Other specific fields that will open up to full ownership from its current closed status:

  • Construction machinery leasing
  • Other machinery leasings (textile, powerplant, etc.)
  • Surveyor services

Industries for Every Size of Company

Good news for small and medium companies is that the following sectors are no more restricted based on the size of businesses:

  • Fabric printing
  • Lace knitting
  • Tuber cleaning and stripping

Industries with No Special Recommendations

Previously requiring special recommendations, these sectors below will not need them anymore. They are:

  • Cigarette industry
  • Crumb rubber
  • Operation of wood processing
  • Saccharin, cyclamate or artificial sweeteners
  • Medical equipment
  • Banks
  • Cell and tissue culture laboratories.

Industries that Require No Local Partnerships

The business sectors which are affected and will not require local partnerships include retail trade that is portal-based or internet-based (e-commerce).

Final Note

The Negative Investment List significantly influences the development of the Indonesian economy and the amount of foreign direct investment pouring into the country. Even though its final version has not been approved by the Indonesian president yet, investors should be aware of its latest development.

Cekindo offers one-stop market entry solutions that assist global investors when setting up businesses in Indonesia. Contact us today, and our teams located in Jakarta, Semarang and Bali will get back to you within one working day.

Pandu Biasramadhan

Senior Consulting Manager at InCorp Indonesia

An expert for more than 10 years, Pandu Biasramadhan, has an extensive background in providing top-quality and comprehensive business solutions for enterprises in Indonesia and managing regional partnership channels across Southeast Asia.

Get in touch with us.

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Frequent Asked Questions

As their names suggest, the main differences between the three business kinds in Indonesia lie in the businesses and the purpose of their incorporation. Local company owners (PT) must be Indonesian citizens, as even 1 percent of foreign ownership is not allowed. This type of company is not limited to entering any business field, and restrictions on incorporation are not so tight. On the contrary, a foreign-owned company (PT PMA) is open to international investors, but the maximal percentage of foreign shares differs in various business sectors. Contact InCorp to get the most updated information on the Negative Investment List. International investors tend to open representative offices as a first step to understanding the Indonesian market before setting up a limited liability company. This type is used for marketing and promotion activities and needs the right to sell directly and receive income.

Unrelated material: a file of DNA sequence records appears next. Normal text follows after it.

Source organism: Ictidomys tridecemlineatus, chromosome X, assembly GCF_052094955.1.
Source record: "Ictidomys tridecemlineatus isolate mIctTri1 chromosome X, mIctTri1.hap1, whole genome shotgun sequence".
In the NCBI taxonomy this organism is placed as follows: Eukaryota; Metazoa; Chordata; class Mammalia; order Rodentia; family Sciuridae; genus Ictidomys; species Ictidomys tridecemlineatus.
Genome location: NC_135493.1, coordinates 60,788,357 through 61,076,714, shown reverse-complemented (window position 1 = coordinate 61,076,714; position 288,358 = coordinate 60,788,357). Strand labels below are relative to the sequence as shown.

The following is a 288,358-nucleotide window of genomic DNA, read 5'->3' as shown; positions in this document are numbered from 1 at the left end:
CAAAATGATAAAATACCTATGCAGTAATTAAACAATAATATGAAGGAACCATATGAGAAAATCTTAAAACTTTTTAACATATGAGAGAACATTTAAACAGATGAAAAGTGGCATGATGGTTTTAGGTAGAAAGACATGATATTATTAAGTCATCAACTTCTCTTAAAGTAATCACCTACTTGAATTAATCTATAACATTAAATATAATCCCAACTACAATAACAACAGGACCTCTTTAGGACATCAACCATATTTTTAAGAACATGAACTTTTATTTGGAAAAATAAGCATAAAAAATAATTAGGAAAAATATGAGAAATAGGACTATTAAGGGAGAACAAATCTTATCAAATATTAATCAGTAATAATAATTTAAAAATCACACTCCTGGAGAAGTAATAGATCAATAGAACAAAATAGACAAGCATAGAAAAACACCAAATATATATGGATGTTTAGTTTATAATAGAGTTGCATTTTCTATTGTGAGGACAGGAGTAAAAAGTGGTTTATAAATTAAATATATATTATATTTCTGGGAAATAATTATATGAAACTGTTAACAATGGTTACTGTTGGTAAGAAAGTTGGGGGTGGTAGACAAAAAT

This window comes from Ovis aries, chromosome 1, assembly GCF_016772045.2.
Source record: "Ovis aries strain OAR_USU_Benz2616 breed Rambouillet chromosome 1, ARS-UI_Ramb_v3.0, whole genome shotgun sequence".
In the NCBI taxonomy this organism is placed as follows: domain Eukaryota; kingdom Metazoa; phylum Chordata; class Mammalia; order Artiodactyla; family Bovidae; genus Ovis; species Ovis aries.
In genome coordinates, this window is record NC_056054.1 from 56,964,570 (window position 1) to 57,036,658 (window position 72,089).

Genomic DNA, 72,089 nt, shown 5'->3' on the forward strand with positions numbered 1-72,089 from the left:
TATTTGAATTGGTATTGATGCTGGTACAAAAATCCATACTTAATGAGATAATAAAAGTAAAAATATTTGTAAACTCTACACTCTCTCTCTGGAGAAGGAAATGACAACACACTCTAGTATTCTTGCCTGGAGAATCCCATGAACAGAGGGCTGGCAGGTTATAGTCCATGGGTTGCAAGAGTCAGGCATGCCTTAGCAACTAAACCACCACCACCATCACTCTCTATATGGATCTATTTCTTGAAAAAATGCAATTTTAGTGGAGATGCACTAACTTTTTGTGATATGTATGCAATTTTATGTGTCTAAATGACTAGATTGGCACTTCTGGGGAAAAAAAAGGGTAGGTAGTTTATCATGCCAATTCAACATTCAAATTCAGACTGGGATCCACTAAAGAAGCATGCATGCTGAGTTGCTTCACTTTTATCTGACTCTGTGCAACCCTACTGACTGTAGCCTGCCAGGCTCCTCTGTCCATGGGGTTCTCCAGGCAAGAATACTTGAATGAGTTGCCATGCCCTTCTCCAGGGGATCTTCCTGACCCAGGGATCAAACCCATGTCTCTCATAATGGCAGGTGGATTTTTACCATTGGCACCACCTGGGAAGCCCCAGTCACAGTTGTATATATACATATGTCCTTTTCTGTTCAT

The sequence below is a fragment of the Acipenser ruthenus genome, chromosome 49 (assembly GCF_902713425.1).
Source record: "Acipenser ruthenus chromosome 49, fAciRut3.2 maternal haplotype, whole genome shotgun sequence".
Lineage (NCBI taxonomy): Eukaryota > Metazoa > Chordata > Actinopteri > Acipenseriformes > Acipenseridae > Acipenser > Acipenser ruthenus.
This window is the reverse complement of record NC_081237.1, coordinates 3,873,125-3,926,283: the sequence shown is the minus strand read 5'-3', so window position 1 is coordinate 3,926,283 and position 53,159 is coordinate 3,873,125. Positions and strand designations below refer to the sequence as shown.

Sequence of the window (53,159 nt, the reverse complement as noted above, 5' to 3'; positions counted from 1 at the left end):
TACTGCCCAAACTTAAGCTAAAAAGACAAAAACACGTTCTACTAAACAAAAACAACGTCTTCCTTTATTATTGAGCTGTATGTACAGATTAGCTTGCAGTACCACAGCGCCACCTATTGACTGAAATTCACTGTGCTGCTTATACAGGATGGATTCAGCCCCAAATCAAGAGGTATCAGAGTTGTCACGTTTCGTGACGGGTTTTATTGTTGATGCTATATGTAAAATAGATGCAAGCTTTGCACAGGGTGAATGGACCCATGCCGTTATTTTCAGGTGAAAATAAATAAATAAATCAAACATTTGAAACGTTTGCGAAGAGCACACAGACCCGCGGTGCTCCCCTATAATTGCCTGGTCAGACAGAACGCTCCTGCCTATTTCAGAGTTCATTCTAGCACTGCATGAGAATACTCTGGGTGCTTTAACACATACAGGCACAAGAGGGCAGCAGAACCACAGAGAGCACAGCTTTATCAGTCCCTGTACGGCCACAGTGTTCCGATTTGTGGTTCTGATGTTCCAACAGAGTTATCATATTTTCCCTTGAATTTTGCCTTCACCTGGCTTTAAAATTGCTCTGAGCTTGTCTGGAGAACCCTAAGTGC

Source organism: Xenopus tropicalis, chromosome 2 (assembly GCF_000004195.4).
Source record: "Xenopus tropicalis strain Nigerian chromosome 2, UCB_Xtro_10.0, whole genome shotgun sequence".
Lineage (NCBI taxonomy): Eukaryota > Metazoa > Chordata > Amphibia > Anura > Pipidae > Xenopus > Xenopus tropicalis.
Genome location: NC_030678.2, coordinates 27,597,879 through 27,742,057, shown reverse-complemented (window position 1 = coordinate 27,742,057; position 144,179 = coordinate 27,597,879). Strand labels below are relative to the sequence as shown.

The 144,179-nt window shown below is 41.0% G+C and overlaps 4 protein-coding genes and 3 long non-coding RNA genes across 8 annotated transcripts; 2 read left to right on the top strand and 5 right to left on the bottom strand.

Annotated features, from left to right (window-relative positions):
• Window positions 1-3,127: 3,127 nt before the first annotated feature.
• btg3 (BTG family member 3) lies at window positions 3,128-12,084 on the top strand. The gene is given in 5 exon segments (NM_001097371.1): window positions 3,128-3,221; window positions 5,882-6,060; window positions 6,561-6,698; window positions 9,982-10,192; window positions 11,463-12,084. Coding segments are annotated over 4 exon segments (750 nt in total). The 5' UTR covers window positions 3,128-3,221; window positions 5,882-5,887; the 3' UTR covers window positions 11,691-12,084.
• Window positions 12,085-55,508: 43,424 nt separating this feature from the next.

There are three things business owners need to consider before setting up a business in Indonesia: the type of business entity, capital requirements, and regulations.

Indonesian regulations separate local companies from foreign companies. Generally, foreign-owned companies (PT PMA) have more limitations than their local counterparts (Local PT). However, to pursue more foreign direct investment in the country, the government has taken several bold initiatives to increase the ease of doing business and provide numerous attractive incentives for foreign investors.

Yes, this mainly applies to import and export businesses. Instead of establishing a company, you can use an under-name import service, an importer of record.

It should take between 30 to 45 days.